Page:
Puff Pastry – this dough is a versatile dough that is made in the same fashion as Danish and croissants meaning that is it a laminated dough. The main difference is that this dough has no leavening agent. This dough is cooked at a high temperature thus creating steam from the layers of fat and dough. The steam causes the dough to rise at least an inch more than is normal size. The preferred fat for puff pastry is butter due to its mouth feel and flavor. There are different methods to make puff pastry but the more layers added as well as higher fat content of the recipe will give you a better rise and product.

    Makeup and Baking Puff Pastry

    It is important to know the proper use of the dough. If you do not handle it properly the dough will not rise nor will it give you the desired finish.

    1. Always used puff pastry when it is cool and firm. If it is soft the layers of the dough may stick together when cut thus inhibiting the dough from rising.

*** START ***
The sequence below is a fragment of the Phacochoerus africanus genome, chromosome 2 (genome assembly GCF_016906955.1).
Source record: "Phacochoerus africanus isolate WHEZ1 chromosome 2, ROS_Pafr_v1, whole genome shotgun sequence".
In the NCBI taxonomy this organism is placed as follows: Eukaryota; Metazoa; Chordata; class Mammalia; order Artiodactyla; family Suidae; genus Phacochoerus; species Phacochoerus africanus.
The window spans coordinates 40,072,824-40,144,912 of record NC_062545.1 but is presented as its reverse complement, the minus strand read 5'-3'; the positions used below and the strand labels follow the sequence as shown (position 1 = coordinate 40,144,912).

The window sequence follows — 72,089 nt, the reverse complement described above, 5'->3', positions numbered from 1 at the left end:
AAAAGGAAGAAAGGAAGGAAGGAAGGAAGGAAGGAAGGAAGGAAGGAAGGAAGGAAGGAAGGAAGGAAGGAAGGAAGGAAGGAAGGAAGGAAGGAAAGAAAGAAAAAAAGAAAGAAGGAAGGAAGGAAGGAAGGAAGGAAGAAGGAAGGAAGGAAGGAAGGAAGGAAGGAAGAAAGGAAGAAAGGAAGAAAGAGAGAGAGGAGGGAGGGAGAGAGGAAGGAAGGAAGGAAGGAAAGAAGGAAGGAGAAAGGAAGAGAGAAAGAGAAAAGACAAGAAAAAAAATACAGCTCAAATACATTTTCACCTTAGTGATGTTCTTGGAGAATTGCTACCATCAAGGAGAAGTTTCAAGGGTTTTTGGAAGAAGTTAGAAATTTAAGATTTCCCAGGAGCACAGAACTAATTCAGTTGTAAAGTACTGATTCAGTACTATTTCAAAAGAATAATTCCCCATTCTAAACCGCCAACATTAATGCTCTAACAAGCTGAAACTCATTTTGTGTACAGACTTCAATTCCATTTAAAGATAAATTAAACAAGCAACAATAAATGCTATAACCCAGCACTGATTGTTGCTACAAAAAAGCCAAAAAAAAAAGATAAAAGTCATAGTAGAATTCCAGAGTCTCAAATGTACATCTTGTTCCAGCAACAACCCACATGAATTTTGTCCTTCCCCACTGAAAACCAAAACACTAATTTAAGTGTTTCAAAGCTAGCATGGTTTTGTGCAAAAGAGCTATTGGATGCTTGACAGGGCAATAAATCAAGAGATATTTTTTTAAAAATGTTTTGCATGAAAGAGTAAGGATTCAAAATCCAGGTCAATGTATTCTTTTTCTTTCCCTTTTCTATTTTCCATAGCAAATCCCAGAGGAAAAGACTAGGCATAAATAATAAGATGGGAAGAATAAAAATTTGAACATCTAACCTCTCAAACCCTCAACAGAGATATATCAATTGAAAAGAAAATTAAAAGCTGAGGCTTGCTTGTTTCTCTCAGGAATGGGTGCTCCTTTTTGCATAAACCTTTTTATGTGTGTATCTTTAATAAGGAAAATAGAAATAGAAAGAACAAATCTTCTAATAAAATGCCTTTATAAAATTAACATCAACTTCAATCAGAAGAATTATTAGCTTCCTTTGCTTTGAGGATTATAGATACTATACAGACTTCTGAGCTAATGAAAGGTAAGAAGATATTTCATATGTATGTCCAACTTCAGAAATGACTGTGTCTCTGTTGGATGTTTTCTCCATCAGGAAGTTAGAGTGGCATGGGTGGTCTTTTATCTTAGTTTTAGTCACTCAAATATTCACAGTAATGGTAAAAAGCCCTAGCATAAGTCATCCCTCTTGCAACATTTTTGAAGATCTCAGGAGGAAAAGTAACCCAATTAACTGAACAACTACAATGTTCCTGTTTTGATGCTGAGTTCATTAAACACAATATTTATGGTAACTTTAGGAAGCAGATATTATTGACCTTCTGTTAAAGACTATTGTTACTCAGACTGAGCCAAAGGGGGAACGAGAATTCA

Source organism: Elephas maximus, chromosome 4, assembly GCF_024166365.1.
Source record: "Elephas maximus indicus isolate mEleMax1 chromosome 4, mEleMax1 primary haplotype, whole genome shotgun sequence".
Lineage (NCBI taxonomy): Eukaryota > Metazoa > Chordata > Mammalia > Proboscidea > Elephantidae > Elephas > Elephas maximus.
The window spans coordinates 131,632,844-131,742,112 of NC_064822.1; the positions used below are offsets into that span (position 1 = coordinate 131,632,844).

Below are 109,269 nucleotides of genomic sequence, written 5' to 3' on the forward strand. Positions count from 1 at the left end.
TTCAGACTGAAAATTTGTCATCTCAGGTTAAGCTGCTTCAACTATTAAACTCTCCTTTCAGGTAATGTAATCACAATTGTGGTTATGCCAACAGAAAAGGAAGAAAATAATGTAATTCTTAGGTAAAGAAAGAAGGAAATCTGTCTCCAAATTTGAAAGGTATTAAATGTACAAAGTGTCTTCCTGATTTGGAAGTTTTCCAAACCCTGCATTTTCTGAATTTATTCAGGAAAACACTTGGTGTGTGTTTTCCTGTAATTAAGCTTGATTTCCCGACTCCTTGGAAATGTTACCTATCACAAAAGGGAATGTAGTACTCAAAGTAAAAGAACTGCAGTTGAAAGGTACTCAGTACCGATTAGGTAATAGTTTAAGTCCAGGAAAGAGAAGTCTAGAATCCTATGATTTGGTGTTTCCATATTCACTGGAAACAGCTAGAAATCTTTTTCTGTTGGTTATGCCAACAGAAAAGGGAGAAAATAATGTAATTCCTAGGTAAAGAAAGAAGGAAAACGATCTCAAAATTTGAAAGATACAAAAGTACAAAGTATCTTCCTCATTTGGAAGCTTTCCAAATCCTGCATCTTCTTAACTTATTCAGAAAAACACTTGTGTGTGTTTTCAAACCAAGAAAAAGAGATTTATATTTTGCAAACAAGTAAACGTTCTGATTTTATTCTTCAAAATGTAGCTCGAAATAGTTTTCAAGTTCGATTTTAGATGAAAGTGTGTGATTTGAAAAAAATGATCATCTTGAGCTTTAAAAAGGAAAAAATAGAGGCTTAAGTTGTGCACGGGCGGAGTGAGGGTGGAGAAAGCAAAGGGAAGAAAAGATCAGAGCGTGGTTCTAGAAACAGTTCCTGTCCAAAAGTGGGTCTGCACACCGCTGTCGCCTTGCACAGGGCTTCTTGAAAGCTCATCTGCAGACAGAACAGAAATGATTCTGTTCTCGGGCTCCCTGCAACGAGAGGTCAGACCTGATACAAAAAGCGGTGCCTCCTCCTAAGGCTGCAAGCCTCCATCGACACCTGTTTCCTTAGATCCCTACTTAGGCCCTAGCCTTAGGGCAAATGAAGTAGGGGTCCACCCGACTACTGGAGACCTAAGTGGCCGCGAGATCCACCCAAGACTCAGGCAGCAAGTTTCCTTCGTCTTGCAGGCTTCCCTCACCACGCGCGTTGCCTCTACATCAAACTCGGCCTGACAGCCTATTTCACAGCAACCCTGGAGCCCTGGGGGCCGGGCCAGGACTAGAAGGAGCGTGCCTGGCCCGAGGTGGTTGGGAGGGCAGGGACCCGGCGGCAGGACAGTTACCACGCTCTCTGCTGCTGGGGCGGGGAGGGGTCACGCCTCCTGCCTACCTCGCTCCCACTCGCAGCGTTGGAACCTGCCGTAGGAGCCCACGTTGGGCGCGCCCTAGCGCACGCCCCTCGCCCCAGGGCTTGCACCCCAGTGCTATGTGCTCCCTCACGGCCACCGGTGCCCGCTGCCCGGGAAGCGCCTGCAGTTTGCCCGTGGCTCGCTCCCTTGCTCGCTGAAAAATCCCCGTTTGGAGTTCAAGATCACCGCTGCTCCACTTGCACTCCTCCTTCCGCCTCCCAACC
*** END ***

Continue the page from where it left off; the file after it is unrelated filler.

2. Use a sharp cutter or knife and always cut straight down. Do not twist the cutters.
    3. Once the puff pastry is cut, transfer it to a baking sheet and flip it so that the cut edges are on the bottom. This allows for any layers that are stuck together to become the base of the puff and the remaining layers have the ability to rise.
    4. If you are using egg wash, make sure that it is only applied to the top. Avoid anything that will interfere with the side becoming sticky.
    5. It is wise to rest the dough once it has been cut to allow the gluten strands to relax and help prevent the dough from shrinking.
    6. If you decide to reuse the excess dough the press them together and laminate them with the 3 fold, creating more layers.
    7. Always bake the puff pastry at a temperature of 375 F to 400 F. The high heat is need to create the moisture that turns into steam that will cause the dough to rise.
    8. If you are baking large pieces of puff, you can start them at a higher temperature and once they rise, you can lower the oven to finish the cooking process.